The Lost Potential of The Hunger Games

Fun fact: if you make a hero strong in the beginning, I will be very disappointed if they are not strong at the end. In fact, heroes should be stronger  at the end than they were at the beginning.

And that is why I absolutely hate the ending of The Hunger Games.

Katniss Everdeen, the main character, is introduced as a sixteen-year-old hard working, family loving, tough girl who is determined to do her best to stay alive and keep her sister safe. When her sister Prim is reaped for the Hunger Games, Katniss volunteers the second she remembers she can. In the beginning, Katniss is characterized mainly by a will to live and that dying love for her sister, even scorning Gale’s and Peeta’s rebellious speeches.

However, throughout that awesome, engaging first book, Katniss also gains a further understanding of the tyrannical Capitol and President Snow, and soon begins to become something of a rebel. She understands the aforementioned speeches, even when her life is on the line more than ever. It isn’t a will to survive that leads her to lay flowers around Rue, and eating poisonous berries goes against that primal instinct. Yet she is willing to die to keep the Capitol from winning, something she wouldn’t have done at the beginning of the story. That is how character development is supposed to work.

But then, in the second and third book, all of that becomes unraveled and Katniss is back to the girl who just wants to survive. She is indecisive and allows herself to be a pawn – the thing she was willing to poison herself to avoid in the first book. By the third book she seems to spend more time hiding than actually fighting.

Yes, I know that what she experienced was horrible. But I don’t read to be reminded of the cruelties of the world – I read to be inspired. And in the first book Katniss was an inspiration, but in the following books she was just another victim.

Now imagine for a minute that that wasn’t true. That Katniss stayed strong, and even became stronger throughout the series.

In the second book, during the Quarter Quell, Haymitch might have trusted her with the plan. If she had known, she might have tried to keep Peeta with her while they were setting the wire up. If she was more proactive, she might have recognized the “It starts at midnight” warning from earlier in the series, and possibly prevented Mags’ death.

In the third book, she would have taken a bigger part in the propos, instead of letting Haymitch tell her what to do. Katniss might have even demanded she be better trained in fighting, and could have even come off as a leader instead of just a face plastered the rebellion.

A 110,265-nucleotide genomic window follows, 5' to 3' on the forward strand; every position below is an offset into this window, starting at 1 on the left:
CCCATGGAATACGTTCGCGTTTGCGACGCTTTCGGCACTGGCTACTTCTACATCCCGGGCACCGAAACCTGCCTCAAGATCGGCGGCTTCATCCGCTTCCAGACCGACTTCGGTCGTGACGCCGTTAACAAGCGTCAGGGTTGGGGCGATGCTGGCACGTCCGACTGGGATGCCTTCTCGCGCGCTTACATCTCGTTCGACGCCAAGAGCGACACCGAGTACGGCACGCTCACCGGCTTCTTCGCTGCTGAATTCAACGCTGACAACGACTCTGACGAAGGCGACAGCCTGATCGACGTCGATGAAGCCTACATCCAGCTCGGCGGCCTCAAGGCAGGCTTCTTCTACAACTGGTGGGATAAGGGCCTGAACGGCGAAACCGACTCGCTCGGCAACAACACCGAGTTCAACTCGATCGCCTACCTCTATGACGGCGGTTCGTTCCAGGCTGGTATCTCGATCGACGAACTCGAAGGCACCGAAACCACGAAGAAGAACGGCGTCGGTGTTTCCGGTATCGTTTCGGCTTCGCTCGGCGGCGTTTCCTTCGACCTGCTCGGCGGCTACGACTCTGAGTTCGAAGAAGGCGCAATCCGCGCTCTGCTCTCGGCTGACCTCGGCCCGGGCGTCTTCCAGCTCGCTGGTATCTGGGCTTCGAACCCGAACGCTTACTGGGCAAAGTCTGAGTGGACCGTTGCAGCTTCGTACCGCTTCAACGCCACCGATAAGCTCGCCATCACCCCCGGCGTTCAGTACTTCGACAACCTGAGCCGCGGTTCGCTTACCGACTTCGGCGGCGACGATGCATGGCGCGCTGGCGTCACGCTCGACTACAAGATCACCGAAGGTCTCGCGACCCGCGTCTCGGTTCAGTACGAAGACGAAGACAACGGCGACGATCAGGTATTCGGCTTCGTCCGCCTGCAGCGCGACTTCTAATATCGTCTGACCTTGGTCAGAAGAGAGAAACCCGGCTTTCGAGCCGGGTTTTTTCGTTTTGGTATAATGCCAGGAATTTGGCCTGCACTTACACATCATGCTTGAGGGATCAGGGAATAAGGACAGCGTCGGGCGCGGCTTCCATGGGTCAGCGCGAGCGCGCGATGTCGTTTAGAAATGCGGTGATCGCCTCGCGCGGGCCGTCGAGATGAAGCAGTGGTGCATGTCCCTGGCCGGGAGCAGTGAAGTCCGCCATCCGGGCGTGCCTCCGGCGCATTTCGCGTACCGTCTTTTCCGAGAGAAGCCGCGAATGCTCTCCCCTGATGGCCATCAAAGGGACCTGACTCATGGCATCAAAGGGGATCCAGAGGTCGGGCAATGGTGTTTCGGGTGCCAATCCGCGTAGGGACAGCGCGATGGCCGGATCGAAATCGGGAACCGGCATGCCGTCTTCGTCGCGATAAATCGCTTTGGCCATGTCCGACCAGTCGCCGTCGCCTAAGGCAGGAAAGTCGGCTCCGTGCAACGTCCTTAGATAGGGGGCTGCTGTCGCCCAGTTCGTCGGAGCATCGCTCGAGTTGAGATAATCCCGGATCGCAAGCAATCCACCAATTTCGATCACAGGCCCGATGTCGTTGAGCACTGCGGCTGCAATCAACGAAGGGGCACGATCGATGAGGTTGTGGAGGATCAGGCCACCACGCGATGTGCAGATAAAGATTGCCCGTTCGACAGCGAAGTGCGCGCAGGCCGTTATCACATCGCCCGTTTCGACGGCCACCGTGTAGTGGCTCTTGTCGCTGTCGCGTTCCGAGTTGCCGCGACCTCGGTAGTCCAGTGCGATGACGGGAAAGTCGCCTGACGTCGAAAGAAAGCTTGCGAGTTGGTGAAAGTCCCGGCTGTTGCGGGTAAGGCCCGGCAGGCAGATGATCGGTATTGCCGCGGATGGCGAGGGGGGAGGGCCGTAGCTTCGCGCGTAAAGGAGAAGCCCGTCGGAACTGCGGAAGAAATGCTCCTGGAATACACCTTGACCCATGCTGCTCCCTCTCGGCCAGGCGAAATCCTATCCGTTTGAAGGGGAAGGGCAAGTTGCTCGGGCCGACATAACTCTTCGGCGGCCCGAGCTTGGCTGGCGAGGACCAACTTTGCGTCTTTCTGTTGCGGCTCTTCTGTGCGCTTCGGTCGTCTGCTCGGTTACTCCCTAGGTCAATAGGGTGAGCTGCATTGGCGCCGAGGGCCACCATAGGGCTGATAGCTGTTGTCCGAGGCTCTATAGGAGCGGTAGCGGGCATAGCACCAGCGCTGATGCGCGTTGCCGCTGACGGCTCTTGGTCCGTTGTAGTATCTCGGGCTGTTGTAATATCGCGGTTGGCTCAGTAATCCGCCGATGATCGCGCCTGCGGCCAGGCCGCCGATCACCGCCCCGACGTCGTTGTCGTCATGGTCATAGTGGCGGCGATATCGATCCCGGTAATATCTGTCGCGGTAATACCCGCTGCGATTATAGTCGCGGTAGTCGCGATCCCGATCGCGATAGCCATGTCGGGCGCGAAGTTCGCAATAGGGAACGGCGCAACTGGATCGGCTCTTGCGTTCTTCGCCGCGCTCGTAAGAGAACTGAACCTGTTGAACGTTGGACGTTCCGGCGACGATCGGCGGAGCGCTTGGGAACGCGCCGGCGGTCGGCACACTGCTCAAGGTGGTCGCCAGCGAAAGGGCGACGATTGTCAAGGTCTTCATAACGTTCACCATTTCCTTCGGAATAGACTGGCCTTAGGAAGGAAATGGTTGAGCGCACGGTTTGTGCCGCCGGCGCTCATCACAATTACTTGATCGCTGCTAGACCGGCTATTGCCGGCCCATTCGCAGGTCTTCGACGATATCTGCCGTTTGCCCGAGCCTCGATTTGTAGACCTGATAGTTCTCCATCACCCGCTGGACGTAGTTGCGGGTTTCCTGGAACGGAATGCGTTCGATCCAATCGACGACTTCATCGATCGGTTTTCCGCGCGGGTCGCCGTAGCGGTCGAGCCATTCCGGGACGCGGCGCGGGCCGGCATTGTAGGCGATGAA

Instead of just shooting Coin in the end, she could have given one of those in-the-moment speeches like she gave at District eight. Or maybe she would have shut Coin off sooner, when she proposed for a new Hunger Games or even during the rebellion. More people would have listened to her at District Thirteen. She might have been able to remove Coin peacefully, or demanded that an election would have been held right then.

But instead, she became a pawn in the hands of the rebellion just like everyone else.

Image from: http://www.ibtimes.com/hunger-games-mockingjay-part-2-top-5-scenes-book-we-want-see-movie-2188715

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7 thoughts on “The Lost Potential of The Hunger Games

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      1. Sorry for going off-topic… So you’re saying every hero should be portrayed as a flawless individual who never gets rattled?

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      2. Not at all. Heroes should get rattled, I just think that they should overcome whatever’s rattling them. Katniss has every right to be how she is, given what she’s been through, but there are a lot of other characters who have been through just as much who still managed to play an active part in the rebellion

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  1. I like your idea about an alternate ending: Katniss “might have been able to remove Coin peacefully, or demanded that an election would have been held right then.”

    One theme in The Hunger Games is how war damages people both emotionally and morally. Peeta suffers a mental breakdown from torture, and in the 3rd film Katniss had the symptoms of PTSD. Katniss seeks revenge for the death of her sister.

    I would argue that Katniss is strong in the end. She chooses to assassinate President Coin, which is a crime, and will mostly likely end in her own execution. I don’t think it is a morally right decision she made, but it took courage and strength to take that action.

    I wrote a short essay (600 words) on Mockingjay Part 2 called “The Assassination of a President.” If you would like to read it, I am open to any feedback: https://christopherjohnlindsay.wordpress.com/2015/11/29/mockingjay-part-2/

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    1. That is a wonderful article and it brings up several good points. I definitely agree that assassinating President Coin wasn’t made out of weakness, but it wasn’t the right thing to do either.
      Also, I’m not saying that the PTSD is a bad thing. It is something that has been ignored a lot in fiction, and that fact that it is there is good. I understand that it isn’t easy to deal with, either. It’s more of the way Katniss just kinda…. stops getting involved in everything and lets everyone use her that I dislike.

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